Some comment passed between the two men that “were ordinarily good friends.” Whatever was said caused Fitzpatrick to strike Halliday on the head with the revolver “at the same time he pulled it down to his breast and miss fired once, pulling it again and it was discharged, killing Mr. Halliday almost instantly.”

“Put an End to his Existence”

Following the shooting, Fitzpatrick “walked into the street defying any person to attempt to touch him. Crowds of men immediately rushed to satisfy themselves  as to the affair and in two minutes fifty men ran for firearms and swore him to death.” 

The City Marshall, Jack Johnson, did attempt  to arrest Fitzpatrick, “who immediately drew the revolver on him.”  At which time, Johnson “calmly surveying the situation . . . crossed the street, borrowed a Henry rifle and in another minute put an end to his existence . . . in front of Hamill & Co store.”

“Ordered  to Leave Town and Never Come Back”

Within fifteen minutes of the shooting, a committee was formed to search out  “several hard cases  . . . and ordered them to leave town and never come back.” 

“There Lying Dead”

At the same time a Coroner’s Inquest was convened with John Reid, Justice of the Peace of Newton Township, Harvey County, Ks as the acting coroner. Twelve men, six for each case, were called as jurors.  In the case of Fitzpatrick, the jurors included D. Hamill, who owned Hamill & Co located “first door north of the depot” where Fitzpatrick lay dead. Seven witnesses were called. After hearing the statements the jurors, “at the body of M.J. Fitzpatrick, there lying dead”  decreed that Fitzpatrick “came to death from a gun shot wound, in the hand of a lawful officer whose attempts to arrest him” failed.

The cost of the Inquisition was $16.15.

Testimonies and statements were also taken related to the death of George Halliday for the consideration of the six jurors. Five witnesses were called to describe the events of the morning.

It was ruled that his death was caused by the actions of M.J. Fitzpatrick. The cost for the Halliday Inquisition was $14.65.

 

George Halliday, Attorney at Law

The same paper that reported his death included a small notice advertising his services as an Attorney at Law and real estate agent.

Newton Kansan, 7 November 1872

Active in the public since his arrival in Newton in 1871, George Halliday was well known in Newton and his former home, Topeka.  Shortly after his arrival in Newton, Halliday was appointed justice of the peace following the resignation of Judge C.S. Bowman on August 31, 1871.   On February 29, 1872, he, along with R. M. Spivey, was instrumental in the organization of Harvey County, introducing bill H.B. 504 which created the new county. Just seven days prior to the fatal encounter, Halliday was listed as a Republican delegate from Newton.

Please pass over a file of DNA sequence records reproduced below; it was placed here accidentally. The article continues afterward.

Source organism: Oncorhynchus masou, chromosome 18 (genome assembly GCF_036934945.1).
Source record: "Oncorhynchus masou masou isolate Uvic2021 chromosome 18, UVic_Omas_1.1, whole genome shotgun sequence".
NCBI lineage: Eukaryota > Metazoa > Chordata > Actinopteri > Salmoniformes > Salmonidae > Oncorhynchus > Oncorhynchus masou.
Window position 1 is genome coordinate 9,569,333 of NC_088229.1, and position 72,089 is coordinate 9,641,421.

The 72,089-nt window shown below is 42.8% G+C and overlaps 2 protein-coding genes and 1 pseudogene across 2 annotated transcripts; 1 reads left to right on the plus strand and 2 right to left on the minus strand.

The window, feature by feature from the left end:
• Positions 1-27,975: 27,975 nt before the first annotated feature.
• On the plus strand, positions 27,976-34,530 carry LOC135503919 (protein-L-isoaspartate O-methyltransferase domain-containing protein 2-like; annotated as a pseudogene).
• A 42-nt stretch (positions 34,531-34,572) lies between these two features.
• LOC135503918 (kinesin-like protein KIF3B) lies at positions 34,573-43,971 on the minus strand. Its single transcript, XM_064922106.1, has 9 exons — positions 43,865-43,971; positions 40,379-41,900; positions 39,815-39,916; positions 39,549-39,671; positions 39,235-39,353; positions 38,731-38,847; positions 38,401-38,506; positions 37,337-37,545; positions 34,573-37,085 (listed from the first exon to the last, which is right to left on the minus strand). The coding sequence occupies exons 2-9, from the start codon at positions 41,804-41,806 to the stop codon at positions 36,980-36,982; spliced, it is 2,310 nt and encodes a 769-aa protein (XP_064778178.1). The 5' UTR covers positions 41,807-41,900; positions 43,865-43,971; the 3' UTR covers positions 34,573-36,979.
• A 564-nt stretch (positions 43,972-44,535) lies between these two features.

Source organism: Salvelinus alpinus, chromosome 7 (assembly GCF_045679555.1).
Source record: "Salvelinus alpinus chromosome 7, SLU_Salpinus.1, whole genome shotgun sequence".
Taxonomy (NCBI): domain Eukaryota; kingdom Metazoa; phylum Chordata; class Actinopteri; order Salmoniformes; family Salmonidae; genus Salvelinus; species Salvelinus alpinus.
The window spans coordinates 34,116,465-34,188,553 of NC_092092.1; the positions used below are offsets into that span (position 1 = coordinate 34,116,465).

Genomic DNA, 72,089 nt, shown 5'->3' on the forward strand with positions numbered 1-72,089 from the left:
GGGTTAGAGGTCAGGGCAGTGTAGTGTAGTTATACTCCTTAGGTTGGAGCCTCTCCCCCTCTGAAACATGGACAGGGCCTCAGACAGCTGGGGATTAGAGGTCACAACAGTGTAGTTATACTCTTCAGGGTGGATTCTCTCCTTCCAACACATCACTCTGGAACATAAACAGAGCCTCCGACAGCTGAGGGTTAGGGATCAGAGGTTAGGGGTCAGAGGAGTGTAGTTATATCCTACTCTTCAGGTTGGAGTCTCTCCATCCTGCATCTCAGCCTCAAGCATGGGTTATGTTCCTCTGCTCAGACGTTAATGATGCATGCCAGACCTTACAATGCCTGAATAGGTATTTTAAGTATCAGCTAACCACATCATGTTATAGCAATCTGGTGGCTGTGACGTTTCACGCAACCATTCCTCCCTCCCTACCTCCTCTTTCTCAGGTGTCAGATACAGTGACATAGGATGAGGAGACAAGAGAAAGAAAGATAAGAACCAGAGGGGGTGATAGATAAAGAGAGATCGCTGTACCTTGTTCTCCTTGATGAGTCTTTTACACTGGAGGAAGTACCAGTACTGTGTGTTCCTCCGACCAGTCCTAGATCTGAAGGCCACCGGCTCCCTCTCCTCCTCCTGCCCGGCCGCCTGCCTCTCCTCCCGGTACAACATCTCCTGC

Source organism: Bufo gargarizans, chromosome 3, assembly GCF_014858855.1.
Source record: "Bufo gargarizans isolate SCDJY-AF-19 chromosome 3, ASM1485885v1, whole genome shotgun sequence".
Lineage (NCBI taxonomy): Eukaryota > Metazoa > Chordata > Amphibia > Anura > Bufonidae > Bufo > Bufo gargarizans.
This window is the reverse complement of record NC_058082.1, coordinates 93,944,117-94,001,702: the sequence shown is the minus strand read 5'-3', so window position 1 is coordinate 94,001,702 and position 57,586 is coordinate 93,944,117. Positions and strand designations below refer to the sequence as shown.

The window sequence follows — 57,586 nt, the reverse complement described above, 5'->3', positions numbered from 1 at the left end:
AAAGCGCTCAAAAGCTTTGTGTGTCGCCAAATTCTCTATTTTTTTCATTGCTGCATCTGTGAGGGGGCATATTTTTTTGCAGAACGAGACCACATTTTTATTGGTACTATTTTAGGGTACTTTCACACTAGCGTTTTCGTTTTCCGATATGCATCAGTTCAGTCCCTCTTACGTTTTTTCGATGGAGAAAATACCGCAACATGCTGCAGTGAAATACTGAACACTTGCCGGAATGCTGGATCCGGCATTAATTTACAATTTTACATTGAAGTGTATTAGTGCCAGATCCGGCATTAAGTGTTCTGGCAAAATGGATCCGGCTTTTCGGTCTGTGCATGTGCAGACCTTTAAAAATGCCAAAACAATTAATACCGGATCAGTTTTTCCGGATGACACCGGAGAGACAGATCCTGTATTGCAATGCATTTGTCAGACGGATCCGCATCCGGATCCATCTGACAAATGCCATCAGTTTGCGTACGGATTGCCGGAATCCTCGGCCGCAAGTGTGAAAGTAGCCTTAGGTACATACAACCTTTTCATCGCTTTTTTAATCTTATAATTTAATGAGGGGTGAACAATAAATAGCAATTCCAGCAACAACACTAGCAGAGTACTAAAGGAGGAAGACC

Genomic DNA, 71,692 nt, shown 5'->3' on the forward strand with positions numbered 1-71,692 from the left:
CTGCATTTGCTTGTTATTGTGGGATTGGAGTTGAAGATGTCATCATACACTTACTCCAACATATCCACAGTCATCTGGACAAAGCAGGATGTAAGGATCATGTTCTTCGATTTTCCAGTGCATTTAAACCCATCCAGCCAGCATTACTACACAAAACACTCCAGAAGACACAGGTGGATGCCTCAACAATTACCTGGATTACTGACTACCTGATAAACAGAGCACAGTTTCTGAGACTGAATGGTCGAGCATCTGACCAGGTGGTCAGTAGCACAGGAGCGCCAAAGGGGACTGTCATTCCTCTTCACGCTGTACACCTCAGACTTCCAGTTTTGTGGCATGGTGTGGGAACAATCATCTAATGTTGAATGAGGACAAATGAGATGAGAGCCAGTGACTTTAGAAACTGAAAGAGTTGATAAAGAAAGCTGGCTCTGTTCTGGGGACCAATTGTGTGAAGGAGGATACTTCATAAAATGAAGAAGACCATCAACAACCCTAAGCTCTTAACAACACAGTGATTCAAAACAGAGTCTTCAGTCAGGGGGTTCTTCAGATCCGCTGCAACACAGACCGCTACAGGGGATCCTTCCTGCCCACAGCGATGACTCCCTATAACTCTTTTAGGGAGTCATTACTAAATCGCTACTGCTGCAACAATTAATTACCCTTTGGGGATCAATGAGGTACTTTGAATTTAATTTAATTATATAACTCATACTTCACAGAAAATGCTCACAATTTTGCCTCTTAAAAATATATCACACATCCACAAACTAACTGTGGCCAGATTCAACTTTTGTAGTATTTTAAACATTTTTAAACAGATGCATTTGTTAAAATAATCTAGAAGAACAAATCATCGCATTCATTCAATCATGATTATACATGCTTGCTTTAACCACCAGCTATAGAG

Gravestone in Greenwood Cemetery, Newton Ks.

Born in Scotland in 1837,  he married Jennie Roe on November 5, 1871 in Kansas.   Halliday was held “high in the esteem of his neighbors.” 

Mike “M.J.” Fitzpatrick

Although newspapers from the time do not reveal a great deal about M.J. Fitzpatrick, it is apparent that he was known in Newton.  The August 22, 1872 Newton Kansan lists M.J. Fitzpatrick among men gathered to form a “Grant & Wilson Club.” 

Newton Kansan, 7 November 1872.

The November 7, 1872 newspaper that detailed the shooting also announced the formation of the Newton Hook & Ladder Fire Co the previous evening; among those elected to positions, M.J. Fitzpatrick, foreman.

What happened to cause M.J. Fitzpatrick to go on a drunken rampage on a week day morning and shoot a friend dead remains a mystery.

“One of the Best Days . . “

The editor of the Newton Kansan concluded:

“While we lament the death of Mr. Halliday, we believe this has been one of the best days our thriving young city has ever seen. Our respectable and law-abiding citizens have taken the matter into their own hands, and will see that hereafter Newton shall give no shelter to men who live by murdering and robbing good people, but shall win that reputation near and far that shall be to it an honor not a disgrace.”

Sources:

  • Harvey County Coroner’s Reports, Box    File Folder 01.04 HCHM Archives, Newton, Ks.
  • Newton Kansan: 22 August 1872,  5 September 1872, 31 October 1872, 7 November 1872, 14 November 1872,21 November 1872,  27 March 1873, 7 April 1873.
  • The Weekly Newton Democrat: 15 November 1872.
  • Daily Commonwealth: 25 February 1871,  31 August 1871,  5 November 1871, 29 February 1872.
  • Daily Beacon: 7 November 1872.
  • Wichita Eagle: 14 November 1872, 28 November 1872.
  • Topeka Weekly Times: 18 January 1872, 25 January 1872, 1 February 1872, 7 March 1872, 14 March 1872, 30 May 1872, 2 June 1872, 14 November 1872.
  • Weekly Commonwealth: 13 November 1872.